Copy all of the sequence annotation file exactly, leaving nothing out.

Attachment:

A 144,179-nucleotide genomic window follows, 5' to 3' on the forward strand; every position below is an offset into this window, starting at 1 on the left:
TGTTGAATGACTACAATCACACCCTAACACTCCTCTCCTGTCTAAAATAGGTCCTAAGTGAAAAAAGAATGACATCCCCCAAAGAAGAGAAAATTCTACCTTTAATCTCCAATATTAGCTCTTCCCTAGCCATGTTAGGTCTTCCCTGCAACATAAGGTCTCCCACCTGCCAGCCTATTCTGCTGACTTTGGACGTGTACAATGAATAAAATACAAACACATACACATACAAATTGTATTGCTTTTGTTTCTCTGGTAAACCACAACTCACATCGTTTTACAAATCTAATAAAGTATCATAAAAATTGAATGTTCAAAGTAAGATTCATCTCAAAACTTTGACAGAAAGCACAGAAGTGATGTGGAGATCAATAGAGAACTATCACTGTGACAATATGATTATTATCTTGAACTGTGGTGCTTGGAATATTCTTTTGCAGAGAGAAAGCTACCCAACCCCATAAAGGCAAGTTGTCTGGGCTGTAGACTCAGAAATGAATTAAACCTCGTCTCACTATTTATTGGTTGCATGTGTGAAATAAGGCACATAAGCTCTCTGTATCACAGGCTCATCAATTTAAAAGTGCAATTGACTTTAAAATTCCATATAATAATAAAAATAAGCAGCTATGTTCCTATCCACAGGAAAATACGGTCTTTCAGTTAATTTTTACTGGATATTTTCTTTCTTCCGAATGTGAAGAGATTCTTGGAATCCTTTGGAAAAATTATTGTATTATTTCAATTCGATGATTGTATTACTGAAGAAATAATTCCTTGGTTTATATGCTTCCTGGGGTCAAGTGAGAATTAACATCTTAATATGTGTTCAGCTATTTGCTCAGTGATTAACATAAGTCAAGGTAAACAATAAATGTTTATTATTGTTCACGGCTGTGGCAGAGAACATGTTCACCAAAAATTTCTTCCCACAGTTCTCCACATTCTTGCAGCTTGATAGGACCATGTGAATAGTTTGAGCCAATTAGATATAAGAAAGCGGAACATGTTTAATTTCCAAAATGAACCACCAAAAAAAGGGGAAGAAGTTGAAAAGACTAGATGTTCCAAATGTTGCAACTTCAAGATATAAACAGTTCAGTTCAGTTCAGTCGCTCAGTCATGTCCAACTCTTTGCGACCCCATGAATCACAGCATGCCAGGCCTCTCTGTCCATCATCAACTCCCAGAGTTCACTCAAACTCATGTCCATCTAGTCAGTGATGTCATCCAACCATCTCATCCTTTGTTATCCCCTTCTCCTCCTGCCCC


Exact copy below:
A 144,179-nucleotide genomic window follows, 5' to 3' on the forward strand; every position below is an offset into this window, starting at 1 on the left:
TGTTGAATGACTACAATCACACCCTAACACTCCTCTCCTGTCTAAAATAGGTCCTAAGTGAAAAAAGAATGACATCCCCCAAAGAAGAGAAAATTCTACCTTTAATCTCCAATATTAGCTCTTCCCTAGCCATGTTAGGTCTTCCCTGCAACATAAGGTCTCCCACCTGCCAGCCTATTCTGCTGACTTTGGACGTGTACAATGAATAAAATACAAACACATACACATACAAATTGTATTGCTTTTGTTTCTCTGGTAAACCACAACTCACATCGTTTTACAAATCTAATAAAGTATCATAAAAATTGAATGTTCAAAGTAAGATTCATCTCAAAACTTTGACAGAAAGCACAGAAGTGATGTGGAGATCAATAGAGAACTATCACTGTGACAATATGATTATTATCTTGAACTGTGGTGCTTGGAATATTCTTTTGCAGAGAGAAAGCTACCCAACCCCATAAAGGCAAGTTGTCTGGGCTGTAGACTCAGAAATGAATTAAACCTCGTCTCACTATTTATTGGTTGCATGTGTGAAATAAGGCACATAAGCTCTCTGTATCACAGGCTCATCAATTTAAAAGTGCAATTGACTTTAAAATTCCATATAATAATAAAAATAAGCAGCTATGTTCCTATCCACAGGAAAATACGGTCTTTCAGTTAATTTTTACTGGATATTTTCTTTCTTCCGAATGTGAAGAGATTCTTGGAATCCTTTGGAAAAATTATTGTATTATTTCAATTCGATGATTGTATTACTGAAGAAATAATTCCTTGGTTTATATGCTTCCTGGGGTCAAGTGAGAATTAACATCTTAATATGTGTTCAGCTATTTGCTCAGTGATTAACATAAGTCAAGGTAAACAATAAATGTTTATTATTGTTCACGGCTGTGGCAGAGAACATGTTCACCAAAAATTTCTTCCCACAGTTCTCCACATTCTTGCAGCTTGATAGGACCATGTGAATAGTTTGAGCCAATTAGATATAAGAAAGCGGAACATGTTTAATTTCCAAAATGAACCACCAAAAAAAGGGGAAGAAGTTGAAAAGACTAGATGTTCCAAATGTTGCAACTTCAAGATATAAACAGTTCAGTTCAGTTCAGTCGCTCAGTCATGTCCAACTCTTTGCGACCCCATGAATCACAGCATGCCAGGCCTCTCTGTCCATCATCAACTCCCAGAGTTCACTCAAACTCATGTCCATCTAGTCAGTGATGTCATCCAACCATCTCATCCTTTGTTATCCCCTTCTCCTCCTGCCCC